The Silverado LT Trail Boss gets things rolling with – arguably – the most ‘Kiwi-appropriate’ hardware, namely all-terrain tyres and no-nonsense bodywork. This one, clearly, presents the most appropriate application for Farm Trader readers. I’m hoping we will be able to revisit it in a future issue when the local importer, General Motors Special Vehicles, manages to secure more stock out of the US. As you can imagine, the melding of an all-terrain themed American pick-up has already proven popular here, hence limited supply at the time of writing.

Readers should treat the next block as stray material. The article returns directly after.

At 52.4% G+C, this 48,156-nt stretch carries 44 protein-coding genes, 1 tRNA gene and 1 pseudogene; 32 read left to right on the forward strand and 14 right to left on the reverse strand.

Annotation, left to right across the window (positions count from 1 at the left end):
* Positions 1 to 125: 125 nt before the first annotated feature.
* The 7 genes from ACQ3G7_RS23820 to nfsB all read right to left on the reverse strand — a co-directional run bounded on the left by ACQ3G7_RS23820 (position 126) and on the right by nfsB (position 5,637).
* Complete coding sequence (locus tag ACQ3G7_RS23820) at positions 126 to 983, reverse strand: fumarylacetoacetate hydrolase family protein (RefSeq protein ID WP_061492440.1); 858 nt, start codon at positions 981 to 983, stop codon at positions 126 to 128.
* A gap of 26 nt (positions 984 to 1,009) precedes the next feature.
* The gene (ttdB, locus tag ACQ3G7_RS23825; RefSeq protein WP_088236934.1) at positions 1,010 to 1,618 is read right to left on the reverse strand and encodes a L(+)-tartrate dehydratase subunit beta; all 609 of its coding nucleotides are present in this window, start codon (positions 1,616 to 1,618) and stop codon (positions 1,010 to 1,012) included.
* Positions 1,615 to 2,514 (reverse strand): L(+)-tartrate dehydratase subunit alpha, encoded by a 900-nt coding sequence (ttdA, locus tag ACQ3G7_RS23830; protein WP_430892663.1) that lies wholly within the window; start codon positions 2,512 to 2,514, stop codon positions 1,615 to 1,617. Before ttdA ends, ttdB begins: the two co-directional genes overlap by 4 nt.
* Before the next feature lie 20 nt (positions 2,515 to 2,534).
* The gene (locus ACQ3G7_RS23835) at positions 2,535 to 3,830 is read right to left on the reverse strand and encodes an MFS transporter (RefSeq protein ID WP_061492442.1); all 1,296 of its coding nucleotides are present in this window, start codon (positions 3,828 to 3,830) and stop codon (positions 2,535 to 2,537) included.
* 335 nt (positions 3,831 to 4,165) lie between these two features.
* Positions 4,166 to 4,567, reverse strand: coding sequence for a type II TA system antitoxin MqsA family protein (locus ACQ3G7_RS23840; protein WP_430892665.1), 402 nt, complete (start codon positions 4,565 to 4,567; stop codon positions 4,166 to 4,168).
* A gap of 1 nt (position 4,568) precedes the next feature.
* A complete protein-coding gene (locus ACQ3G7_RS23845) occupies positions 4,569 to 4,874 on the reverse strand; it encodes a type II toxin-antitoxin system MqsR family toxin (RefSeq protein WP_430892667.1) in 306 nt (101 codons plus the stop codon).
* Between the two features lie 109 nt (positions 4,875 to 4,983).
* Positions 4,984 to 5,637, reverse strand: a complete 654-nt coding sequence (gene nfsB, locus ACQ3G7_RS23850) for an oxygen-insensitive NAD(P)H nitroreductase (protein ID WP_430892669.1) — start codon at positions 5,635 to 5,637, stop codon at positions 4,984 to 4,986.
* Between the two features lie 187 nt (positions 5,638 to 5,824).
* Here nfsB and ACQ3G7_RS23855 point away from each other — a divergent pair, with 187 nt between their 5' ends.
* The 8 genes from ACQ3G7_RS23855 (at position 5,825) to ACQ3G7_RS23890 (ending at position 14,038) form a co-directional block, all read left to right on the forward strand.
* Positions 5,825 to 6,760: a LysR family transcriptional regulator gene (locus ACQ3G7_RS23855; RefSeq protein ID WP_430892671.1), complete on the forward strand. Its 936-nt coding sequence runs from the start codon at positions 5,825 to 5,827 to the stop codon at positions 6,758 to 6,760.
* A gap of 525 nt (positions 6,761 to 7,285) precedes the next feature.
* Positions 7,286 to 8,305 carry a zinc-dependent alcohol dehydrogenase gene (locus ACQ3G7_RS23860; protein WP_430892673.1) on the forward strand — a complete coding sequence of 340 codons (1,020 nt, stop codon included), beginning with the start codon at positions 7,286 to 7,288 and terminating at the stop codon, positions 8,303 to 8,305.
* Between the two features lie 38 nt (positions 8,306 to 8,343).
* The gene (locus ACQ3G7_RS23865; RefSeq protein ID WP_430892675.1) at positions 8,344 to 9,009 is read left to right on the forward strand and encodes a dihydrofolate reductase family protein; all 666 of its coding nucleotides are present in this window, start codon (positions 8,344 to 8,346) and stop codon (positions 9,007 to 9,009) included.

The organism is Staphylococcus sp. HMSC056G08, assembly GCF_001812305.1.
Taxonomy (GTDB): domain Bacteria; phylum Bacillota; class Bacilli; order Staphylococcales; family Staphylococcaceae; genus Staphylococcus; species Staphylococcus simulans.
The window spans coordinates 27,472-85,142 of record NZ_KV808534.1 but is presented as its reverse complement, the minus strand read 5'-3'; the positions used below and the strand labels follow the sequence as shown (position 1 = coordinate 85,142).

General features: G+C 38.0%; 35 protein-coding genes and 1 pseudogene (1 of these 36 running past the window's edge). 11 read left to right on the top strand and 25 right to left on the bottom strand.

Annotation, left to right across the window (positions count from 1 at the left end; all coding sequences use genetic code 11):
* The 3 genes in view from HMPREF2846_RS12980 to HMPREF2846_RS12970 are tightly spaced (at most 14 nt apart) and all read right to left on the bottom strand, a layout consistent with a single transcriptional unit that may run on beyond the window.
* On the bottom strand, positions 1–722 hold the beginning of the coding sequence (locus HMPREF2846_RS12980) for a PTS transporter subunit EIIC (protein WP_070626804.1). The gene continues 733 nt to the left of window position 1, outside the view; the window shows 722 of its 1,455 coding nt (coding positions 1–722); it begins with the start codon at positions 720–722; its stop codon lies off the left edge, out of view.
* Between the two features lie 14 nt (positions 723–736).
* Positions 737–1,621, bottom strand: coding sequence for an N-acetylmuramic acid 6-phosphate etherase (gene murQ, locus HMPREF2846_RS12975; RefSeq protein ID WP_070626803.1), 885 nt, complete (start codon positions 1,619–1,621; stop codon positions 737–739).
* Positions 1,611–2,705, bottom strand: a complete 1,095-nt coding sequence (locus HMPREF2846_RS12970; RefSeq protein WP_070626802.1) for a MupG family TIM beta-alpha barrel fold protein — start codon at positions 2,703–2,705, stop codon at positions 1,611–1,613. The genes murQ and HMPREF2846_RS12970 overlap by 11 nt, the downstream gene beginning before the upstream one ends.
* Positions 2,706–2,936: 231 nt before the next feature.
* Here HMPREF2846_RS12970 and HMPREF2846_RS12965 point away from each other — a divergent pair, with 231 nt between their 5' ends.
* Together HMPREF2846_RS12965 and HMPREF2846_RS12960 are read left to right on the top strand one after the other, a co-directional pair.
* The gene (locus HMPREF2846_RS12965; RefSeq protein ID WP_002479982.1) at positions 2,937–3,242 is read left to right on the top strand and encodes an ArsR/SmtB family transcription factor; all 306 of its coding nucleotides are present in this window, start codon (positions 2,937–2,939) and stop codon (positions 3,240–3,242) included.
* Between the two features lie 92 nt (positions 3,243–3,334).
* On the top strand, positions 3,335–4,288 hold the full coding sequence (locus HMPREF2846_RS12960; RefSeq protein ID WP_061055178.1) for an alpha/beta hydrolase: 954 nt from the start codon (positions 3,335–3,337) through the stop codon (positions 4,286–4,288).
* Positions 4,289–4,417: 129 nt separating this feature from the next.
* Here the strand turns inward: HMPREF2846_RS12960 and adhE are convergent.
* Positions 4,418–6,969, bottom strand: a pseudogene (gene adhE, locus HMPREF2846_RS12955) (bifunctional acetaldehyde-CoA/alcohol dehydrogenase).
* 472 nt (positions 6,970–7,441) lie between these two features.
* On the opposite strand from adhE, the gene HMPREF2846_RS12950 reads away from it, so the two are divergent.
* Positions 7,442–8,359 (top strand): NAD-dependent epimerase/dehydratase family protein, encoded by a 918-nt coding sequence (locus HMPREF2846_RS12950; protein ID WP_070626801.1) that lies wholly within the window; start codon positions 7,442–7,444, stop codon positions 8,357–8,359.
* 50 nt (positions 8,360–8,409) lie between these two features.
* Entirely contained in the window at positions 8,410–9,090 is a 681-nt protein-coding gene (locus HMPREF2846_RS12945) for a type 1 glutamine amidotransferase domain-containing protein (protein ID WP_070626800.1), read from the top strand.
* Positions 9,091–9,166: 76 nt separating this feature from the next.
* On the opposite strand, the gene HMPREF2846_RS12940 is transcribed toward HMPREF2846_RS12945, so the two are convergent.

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The truck on these pages – the LTZ Premium – sits next in the line-up, while the ruggedised HD LTZ Premium (which swaps out the chrome for black-out accenting but retains the full leather trim) sits at the top of the tree.

Power on

The Trail Boss and LTZ Premium rely on the 313kW/624Nm power and torque spread from a 6.2-litre V8 petrol EcoTech3 engine under their broad bonnets, while the HD LTZ Premium swaps to manufacturer General Motors’ 6.6-litre Duramax turbodiesel V8. There’s plenty of power on tap here, but then you probably guessed that already.

A useful illustration of the way GM steps up through the Silverado range is to, literally, look at each iteration’s ride height. The LTZ Premium is the lowest-slung at 1933mm tall, while the Trail Boss with those chunky Mud-Terrain Goodyear Wrangler DuraTrac tyres sits at 1963mm. The HD LTZ Premium wears 20-inch Goodyear all-terrains and rides highest at 2039mm.